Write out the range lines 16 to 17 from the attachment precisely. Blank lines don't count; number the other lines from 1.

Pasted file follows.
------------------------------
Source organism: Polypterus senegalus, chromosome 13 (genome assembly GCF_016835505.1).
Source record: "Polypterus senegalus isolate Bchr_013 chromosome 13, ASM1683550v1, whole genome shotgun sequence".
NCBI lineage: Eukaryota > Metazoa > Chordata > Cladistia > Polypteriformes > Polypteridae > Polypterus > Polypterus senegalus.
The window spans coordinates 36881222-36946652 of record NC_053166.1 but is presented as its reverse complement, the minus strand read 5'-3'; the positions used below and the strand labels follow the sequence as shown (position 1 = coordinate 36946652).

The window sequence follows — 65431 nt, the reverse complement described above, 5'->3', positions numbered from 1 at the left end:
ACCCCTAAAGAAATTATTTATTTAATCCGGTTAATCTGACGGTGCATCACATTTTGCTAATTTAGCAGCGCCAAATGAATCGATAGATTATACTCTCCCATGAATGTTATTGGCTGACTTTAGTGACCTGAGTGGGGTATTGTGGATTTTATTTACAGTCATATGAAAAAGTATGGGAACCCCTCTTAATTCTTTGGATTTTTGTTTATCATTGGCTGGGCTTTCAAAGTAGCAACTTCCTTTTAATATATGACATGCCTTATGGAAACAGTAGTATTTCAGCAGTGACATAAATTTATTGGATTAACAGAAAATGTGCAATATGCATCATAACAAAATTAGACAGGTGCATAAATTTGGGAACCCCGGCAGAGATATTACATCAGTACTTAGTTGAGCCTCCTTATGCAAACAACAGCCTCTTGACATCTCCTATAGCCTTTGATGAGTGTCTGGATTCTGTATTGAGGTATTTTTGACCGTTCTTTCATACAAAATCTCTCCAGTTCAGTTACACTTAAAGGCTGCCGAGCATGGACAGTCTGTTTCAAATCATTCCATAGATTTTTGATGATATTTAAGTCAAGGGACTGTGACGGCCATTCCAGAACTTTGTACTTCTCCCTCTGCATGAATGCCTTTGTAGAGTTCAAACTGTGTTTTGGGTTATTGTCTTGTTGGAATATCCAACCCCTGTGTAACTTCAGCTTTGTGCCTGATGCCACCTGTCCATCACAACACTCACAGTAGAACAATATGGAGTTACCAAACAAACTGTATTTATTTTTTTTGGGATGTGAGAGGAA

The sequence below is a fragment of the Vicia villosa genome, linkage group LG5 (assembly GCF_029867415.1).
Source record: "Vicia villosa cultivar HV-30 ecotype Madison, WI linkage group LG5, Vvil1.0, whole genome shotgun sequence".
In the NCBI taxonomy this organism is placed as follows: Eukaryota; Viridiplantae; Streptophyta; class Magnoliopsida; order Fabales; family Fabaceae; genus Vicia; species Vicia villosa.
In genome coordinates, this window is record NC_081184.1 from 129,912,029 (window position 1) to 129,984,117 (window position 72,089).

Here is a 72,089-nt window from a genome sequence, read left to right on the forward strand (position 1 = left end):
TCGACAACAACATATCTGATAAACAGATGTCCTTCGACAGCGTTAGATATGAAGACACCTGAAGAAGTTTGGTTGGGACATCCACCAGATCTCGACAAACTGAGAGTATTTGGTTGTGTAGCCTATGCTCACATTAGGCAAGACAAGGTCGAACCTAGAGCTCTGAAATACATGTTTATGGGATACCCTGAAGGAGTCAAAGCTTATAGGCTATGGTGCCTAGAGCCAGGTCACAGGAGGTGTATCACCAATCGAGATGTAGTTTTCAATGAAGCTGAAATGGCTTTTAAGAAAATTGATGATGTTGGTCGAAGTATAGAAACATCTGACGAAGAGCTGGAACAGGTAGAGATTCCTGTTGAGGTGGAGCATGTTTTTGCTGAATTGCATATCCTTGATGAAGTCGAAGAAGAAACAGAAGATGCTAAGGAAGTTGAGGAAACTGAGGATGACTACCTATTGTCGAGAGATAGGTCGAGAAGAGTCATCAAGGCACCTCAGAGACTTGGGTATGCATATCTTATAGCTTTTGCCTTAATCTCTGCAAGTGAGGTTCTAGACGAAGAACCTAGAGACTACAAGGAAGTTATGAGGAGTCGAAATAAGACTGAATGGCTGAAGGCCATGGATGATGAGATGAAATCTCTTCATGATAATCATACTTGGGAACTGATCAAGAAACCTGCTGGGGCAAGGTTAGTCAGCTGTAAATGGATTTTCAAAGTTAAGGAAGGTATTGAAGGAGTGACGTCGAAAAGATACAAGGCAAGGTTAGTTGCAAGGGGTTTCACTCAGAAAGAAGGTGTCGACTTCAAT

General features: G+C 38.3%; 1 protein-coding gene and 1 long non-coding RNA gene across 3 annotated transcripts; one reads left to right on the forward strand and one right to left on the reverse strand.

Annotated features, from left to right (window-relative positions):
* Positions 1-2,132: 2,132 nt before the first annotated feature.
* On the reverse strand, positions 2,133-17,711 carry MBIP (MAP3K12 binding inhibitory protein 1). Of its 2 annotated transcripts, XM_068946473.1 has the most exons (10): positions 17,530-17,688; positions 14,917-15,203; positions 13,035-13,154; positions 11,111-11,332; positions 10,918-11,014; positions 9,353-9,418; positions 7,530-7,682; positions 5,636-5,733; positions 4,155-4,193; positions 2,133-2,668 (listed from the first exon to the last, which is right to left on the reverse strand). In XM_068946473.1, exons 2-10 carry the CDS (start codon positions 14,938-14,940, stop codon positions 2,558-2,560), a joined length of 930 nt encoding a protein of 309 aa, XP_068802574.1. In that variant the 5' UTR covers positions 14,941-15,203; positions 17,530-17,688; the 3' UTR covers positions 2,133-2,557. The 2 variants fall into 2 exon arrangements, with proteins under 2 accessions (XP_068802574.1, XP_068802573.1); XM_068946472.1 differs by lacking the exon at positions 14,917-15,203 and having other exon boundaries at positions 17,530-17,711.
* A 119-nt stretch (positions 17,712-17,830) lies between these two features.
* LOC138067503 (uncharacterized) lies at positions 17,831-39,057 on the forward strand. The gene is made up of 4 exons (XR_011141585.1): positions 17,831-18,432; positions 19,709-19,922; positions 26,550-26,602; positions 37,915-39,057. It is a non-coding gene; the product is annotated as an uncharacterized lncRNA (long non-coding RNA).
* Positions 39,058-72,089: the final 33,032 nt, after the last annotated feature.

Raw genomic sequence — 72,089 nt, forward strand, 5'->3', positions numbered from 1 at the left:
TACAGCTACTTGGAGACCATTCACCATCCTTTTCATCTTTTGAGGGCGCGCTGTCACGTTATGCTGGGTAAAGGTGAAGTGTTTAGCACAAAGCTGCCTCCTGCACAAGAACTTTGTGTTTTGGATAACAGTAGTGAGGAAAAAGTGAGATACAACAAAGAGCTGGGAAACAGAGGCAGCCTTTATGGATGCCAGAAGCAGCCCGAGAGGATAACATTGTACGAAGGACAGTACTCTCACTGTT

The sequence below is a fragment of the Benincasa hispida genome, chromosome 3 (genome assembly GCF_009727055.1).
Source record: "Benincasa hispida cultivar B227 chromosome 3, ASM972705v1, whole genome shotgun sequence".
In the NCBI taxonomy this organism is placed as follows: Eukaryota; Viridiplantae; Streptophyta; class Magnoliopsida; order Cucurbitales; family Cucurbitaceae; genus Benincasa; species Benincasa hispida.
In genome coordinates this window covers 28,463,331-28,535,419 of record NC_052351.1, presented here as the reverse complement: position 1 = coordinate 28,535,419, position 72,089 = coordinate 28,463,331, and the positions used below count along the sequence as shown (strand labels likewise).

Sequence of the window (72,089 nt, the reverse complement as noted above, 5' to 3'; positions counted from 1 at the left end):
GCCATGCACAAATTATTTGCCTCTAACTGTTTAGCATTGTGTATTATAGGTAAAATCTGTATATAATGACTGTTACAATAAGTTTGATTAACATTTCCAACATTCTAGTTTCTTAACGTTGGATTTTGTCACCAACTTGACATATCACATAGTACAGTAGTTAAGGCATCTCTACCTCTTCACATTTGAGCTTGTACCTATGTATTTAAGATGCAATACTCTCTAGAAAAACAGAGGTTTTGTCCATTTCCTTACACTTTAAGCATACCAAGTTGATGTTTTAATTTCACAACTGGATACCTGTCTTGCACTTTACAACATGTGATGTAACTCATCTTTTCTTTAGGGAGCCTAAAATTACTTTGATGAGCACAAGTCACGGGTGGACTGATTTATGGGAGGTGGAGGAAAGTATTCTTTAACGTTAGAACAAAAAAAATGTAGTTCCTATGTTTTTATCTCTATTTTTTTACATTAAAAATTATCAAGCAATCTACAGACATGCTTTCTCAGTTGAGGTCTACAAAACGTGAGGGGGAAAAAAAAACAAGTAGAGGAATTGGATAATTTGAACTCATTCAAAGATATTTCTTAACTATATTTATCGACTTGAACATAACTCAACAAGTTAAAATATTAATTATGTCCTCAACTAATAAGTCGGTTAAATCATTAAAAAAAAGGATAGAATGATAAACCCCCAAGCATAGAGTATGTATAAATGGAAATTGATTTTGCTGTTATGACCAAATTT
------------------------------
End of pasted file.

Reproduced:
* On the reverse strand, positions 2,133-17,711 carry MBIP (MAP3K12 binding inhibitory protein 1). Of its 2 annotated transcripts, XM_068946473.1 has the most exons (10): positions 17,530-17,688; positions 14,917-15,203; positions 13,035-13,154; positions 11,111-11,332; positions 10,918-11,014; positions 9,353-9,418; positions 7,530-7,682; positions 5,636-5,733; positions 4,155-4,193; positions 2,133-2,668 (listed from the first exon to the last, which is right to left on the reverse strand). In XM_068946473.1, exons 2-10 carry the CDS (start codon positions 14,938-14,940, stop codon positions 2,558-2,560), a joined length of 930 nt encoding a protein of 309 aa, XP_068802574.1. In that variant the 5' UTR covers positions 14,941-15,203; positions 17,530-17,688; the 3' UTR covers positions 2,133-2,557. The 2 variants fall into 2 exon arrangements, with proteins under 2 accessions (XP_068802574.1, XP_068802573.1); XM_068946472.1 differs by lacking the exon at positions 14,917-15,203 and having other exon boundaries at positions 17,530-17,711.
* A 119-nt stretch (positions 17,712-17,830) lies between these two features.